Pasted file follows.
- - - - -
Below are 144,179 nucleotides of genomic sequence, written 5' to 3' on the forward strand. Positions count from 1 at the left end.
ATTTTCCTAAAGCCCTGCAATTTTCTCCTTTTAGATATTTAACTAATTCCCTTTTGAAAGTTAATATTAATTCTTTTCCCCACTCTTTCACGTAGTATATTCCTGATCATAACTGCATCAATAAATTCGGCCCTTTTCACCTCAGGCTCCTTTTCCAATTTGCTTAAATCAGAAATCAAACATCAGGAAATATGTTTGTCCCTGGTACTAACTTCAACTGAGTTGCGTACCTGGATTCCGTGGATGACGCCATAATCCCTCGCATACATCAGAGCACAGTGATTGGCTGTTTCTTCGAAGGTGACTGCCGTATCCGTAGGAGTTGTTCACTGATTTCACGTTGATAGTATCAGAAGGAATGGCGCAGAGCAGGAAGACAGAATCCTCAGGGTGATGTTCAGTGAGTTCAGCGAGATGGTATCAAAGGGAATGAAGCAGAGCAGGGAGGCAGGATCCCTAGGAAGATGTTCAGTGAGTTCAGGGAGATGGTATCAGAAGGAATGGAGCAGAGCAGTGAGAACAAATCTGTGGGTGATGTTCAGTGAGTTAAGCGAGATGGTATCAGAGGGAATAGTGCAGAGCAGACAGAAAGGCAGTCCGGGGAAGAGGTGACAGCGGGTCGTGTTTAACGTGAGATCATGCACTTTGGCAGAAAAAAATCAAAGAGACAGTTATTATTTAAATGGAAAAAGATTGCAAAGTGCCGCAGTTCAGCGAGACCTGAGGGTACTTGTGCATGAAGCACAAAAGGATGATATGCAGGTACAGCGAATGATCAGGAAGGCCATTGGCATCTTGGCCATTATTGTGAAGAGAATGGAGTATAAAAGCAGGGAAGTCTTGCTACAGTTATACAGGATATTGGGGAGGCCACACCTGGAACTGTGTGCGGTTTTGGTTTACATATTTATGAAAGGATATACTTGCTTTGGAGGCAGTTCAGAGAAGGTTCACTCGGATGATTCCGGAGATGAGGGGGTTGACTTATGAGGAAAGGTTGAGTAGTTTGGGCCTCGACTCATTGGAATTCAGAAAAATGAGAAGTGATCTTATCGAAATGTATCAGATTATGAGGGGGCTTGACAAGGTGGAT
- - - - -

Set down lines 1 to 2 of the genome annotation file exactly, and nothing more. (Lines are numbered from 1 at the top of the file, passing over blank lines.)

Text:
Below are 144,179 nucleotides of genomic sequence, written 5' to 3' on the forward strand. Positions count from 1 at the left end.
ATTTTCCTAAAGCCCTGCAATTTTCTCCTTTTAGATATTTAACTAATTCCCTTTTGAAAGTTAATATTAATTCTTTTCCCCACTCTTTCACGTAGTATATTCCTGATCATAACTGCATCAATAAATTCGGCCCTTTTCACCTCAGGCTCCTTTTCCAATTTGCTTAAATCAGAAATCAAACATCAGGAAATATGTTTGTCCCTGGTACTAACTTCAACTGAGTTGCGTACCTGGATTCCGTGGATGACGCCATAATCCCTCGCATACATCAGAGCACAGTGATTGGCTGTTTCTTCGAAGGTGACTGCCGTATCCGTAGGAGTTGTTCACTGATTTCACGTTGATAGTATCAGAAGGAATGGCGCAGAGCAGGAAGACAGAATCCTCAGGGTGATGTTCAGTGAGTTCAGCGAGATGGTATCAAAGGGAATGAAGCAGAGCAGGGAGGCAGGATCCCTAGGAAGATGTTCAGTGAGTTCAGGGAGATGGTATCAGAAGGAATGGAGCAGAGCAGTGAGAACAAATCTGTGGGTGATGTTCAGTGAGTTAAGCGAGATGGTATCAGAGGGAATAGTGCAGAGCAGACAGAAAGGCAGTCCGGGGAAGAGGTGACAGCGGGTCGTGTTTAACGTGAGATCATGCACTTTGGCAGAAAAAAATCAAAGAGACAGTTATTATTTAAATGGAAAAAGATTGCAAAGTGCCGCAGTTCAGCGAGACCTGAGGGTACTTGTGCATGAAGCACAAAAGGATGATATGCAGGTACAGCGAATGATCAGGAAGGCCATTGGCATCTTGGCCATTATTGTGAAGAGAATGGAGTATAAAAGCAGGGAAGTCTTGCTACAGTTATACAGGATATTGGGGAGGCCACACCTGGAACTGTGTGCGGTTTTGGTTTACATATTTATGAAAGGATATACTTGCTTTGGAGGCAGTTCAGAGAAGGTTCACTCGGATGATTCCGGAGATGAGGGGGTTGACTTATGAGGAAAGGTTGAGTAGTTTGGGCCTCGACTCATTGGAATTCAGAAAAATGAGAAGTGATCTTATCGAAATGTATCAGATTATGAGGGGGCTTGACAAGGTGGAT